The Eventful Journey from Nepal to Varanasi

The Eventful Journey from Nepal to Varanasi

Leaving Chitwan National Park

After a delicious lunch in Chitwan National Park, it was time to head to India! The journey is incredibly complicated and involves what feels like 100 changes and plenty of abandonment. The first bus arrived an hour late (no surprise there) and after a short journey we were dropped off on what was called The Highway. Here we had to wait for another bus, and at one point I just thought any minute now we were going to be kidnapped and robbed of the little money we had left. Fortunately, this didn’t happen!Border crossing Nepal India

Adjustment of Nathans Balls

Eventually, three local buses later, we were almost at the Indian border. The driver of the final bus we were on stopped and pointed to a run-down jeep. About 10 of us hopped into the five-seater transport (me, Nath, the Nepalese driver and 7 locals) and endured an entertaining one hour drive. Nath was in an unfortunate position in the jeep. He was sat half on the driver’s seat, and half on the passenger’s seat with the gear stick in between his legs. Every time the driver changed gear, Nath had the luxury of having his balls adjusted by the driver. I couldn’t help but find this incredibly amusing.

  1. gear stick lol

Arriving at the Indian Border

Finally, at the border, we quickly filled out the Nepalese departure form and got our passports stamped, determined to get into India before night fell. The sun was setting fast and the border crossing was ridiculous! We walked straight into India and the immigration office was way in the town. Anyone could literally just walk in for free from Nepal! Of course, we had just paid over £80 for an Indian visa and I was not going to waste it! We filled out more forms and found a cheap local night bus going all the way to Varanasi.

The Local Indian Night Bus

We hopped on the bus, all the while getting stared at by the local Indians who probably couldn’t quite believe we had got on this local overnight bus. Even I couldn’t believe we were on this bus. The windows had all been smashed out, the bus was covered in dents and holes, the seat fabric was all ripped leaving a hard metal surface to sit on and not to mention it looked like it hadn’t been cleaned in over a century.

The bus was meant to leave in 10 minutes, so I quickly had to find us dinner. I ran through the streets trying to find something. It was my first time in India and it was dark, not to mention my time was limited. I ended up buying us each a fruit cake and some cashew nuts for our dinner and sprinted back to the bus. The heat even in the evening was intense and I was sweating so much that I had to take my jumper off. Terrible idea! Every person on the bus turned around and stared at my bare arms and chest.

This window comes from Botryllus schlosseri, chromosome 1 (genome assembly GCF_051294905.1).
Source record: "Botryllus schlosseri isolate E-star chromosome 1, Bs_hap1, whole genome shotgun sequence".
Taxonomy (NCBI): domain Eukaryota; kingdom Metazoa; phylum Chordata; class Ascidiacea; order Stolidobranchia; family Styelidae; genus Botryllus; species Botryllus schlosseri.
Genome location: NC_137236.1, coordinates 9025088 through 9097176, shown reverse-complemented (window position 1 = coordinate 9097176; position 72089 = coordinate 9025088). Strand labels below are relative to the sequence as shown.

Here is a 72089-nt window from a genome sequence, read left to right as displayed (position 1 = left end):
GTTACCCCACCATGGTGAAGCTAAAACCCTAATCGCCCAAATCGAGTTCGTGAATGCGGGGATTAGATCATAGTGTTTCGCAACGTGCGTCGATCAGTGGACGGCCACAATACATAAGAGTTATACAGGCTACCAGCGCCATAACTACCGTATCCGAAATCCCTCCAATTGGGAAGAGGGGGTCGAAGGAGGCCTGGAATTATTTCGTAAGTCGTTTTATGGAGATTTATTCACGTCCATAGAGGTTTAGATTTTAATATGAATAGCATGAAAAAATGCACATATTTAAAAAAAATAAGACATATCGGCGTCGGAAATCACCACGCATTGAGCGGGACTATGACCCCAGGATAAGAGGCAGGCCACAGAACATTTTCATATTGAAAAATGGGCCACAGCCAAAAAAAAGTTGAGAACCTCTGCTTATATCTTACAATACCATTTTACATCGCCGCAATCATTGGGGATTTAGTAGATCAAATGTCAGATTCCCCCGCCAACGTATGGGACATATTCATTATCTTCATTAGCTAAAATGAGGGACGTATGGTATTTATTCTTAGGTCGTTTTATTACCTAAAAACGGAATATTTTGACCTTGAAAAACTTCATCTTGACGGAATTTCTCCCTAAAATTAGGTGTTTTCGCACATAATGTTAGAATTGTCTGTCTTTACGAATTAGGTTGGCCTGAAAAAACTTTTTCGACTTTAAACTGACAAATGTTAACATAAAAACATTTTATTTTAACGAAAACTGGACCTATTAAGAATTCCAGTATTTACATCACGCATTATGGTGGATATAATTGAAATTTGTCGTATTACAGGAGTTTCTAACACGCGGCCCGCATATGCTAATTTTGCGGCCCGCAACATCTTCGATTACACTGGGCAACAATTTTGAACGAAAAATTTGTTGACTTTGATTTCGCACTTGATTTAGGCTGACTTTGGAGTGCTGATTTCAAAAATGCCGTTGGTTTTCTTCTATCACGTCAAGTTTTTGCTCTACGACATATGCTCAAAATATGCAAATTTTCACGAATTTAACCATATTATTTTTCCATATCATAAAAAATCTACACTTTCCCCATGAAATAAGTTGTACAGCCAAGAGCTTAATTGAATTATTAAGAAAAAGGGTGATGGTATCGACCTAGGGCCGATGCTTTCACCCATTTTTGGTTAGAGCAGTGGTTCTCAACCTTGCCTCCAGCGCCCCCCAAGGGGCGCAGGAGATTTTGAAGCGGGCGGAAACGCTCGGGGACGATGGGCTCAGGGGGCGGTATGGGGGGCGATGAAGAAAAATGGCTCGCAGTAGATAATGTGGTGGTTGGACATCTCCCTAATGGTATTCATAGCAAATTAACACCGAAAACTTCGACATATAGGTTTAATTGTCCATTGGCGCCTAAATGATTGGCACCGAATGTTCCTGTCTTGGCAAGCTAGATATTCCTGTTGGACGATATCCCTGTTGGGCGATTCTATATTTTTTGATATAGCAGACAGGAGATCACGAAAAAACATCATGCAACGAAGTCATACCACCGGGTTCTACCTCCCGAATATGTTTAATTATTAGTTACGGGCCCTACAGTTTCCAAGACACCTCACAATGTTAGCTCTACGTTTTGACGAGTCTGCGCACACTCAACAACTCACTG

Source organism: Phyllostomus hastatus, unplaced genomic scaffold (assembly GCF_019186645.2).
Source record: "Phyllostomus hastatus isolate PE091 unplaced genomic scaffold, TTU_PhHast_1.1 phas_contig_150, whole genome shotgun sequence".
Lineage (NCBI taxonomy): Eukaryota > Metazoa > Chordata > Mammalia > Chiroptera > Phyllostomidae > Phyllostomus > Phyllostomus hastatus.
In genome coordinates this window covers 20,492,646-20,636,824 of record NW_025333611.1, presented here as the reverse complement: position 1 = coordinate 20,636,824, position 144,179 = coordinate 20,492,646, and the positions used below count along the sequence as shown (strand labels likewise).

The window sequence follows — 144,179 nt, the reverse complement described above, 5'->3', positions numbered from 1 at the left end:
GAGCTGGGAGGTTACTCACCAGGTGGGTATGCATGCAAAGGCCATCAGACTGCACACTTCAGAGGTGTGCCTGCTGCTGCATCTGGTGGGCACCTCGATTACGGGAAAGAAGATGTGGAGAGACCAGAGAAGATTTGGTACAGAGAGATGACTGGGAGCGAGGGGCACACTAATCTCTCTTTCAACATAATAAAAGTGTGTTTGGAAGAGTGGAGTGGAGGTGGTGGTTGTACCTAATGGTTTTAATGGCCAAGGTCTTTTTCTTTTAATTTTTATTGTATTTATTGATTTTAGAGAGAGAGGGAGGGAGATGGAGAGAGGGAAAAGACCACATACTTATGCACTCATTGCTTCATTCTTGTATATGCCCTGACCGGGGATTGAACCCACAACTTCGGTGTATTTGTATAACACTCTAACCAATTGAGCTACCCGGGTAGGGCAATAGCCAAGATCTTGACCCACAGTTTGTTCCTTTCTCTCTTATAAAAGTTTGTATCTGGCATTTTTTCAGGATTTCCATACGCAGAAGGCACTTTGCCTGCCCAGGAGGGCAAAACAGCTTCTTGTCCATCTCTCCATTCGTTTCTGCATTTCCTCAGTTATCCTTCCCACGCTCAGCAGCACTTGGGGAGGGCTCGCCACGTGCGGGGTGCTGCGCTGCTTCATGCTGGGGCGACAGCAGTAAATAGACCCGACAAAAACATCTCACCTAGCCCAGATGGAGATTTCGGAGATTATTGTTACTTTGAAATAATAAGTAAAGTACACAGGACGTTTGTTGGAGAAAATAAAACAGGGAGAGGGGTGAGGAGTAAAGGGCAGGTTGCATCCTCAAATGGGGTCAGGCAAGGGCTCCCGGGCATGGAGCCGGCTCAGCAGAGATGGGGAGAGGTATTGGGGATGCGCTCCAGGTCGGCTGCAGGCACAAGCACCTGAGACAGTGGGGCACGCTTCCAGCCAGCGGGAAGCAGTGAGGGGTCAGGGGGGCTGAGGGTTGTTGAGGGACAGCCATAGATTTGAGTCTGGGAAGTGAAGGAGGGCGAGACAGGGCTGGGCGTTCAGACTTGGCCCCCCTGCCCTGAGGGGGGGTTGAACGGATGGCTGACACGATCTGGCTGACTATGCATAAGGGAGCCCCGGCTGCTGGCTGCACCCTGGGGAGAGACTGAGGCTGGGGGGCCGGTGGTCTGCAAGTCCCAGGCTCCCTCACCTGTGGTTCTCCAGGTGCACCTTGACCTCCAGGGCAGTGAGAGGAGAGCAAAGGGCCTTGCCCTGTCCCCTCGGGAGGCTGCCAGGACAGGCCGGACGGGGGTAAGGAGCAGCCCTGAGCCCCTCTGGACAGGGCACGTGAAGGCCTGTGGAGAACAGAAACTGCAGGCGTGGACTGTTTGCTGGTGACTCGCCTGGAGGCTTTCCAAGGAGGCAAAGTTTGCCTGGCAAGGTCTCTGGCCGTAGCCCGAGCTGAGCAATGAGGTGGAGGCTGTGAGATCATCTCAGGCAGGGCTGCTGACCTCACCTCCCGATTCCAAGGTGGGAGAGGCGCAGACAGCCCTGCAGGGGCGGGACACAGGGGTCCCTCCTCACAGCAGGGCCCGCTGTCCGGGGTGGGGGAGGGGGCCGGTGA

Flashing my butt to local Indians

I was finally starting to catch my breath and relax and then I needed a wee! Why do I always need a wee at the most inconvenient times! I ran off the bus which was about to leave in about 30 seconds, pulled down my trousers and went for a wee in front of the whole bus and street…. It was no longer my arms and chest they were staring at, but probably the white girl peeing with her butt out. I was mid flow and then the bus started to leave. OMG! I began running and pulling my trousers up at the same time. How I never fell over I don’t know. I was finally at the driver’s window, shouting STOP at the top of my lungs and finally pulling my trousers up fully.

Back on the bus, everyone was smiling and laughing at me like I was an absolute lunatic… So embarrassing. We sat down, ate our cake and the bus finally took off. The seats were incredibly uncomfortable and my bum was already hurting.

Arriving in Varanasi covered in an inch of dust

The bus arrived in Varanasi early at five the morning. I was exhausted and the bus ride had been horrific! It had been incredibly bumpy and it turns out a bus with smashed out windows driving through the Rajasthan desert isn’t the most pleasant experience. Everyone was covered in about an inch of dust when we arrived and my nose was even blocked with dust. My throat felt like razorblades and mine and Nath’s voice had completely gone. My body was in agony from flying in the air and landing on the solid metal seats throughout the ten-hour bumpy journey and my head was hurting from the lack of sleep and probably hitting my head on the side. It wasn’t much of a surprise however that the roads were terrible and the driver had sped along them at about 100 mph… He can’t have spent much time in his seat either!

We stepped off the bus and were bombarded by tuk-tuk drivers…. welcome to India!

Border crossing Nepal India


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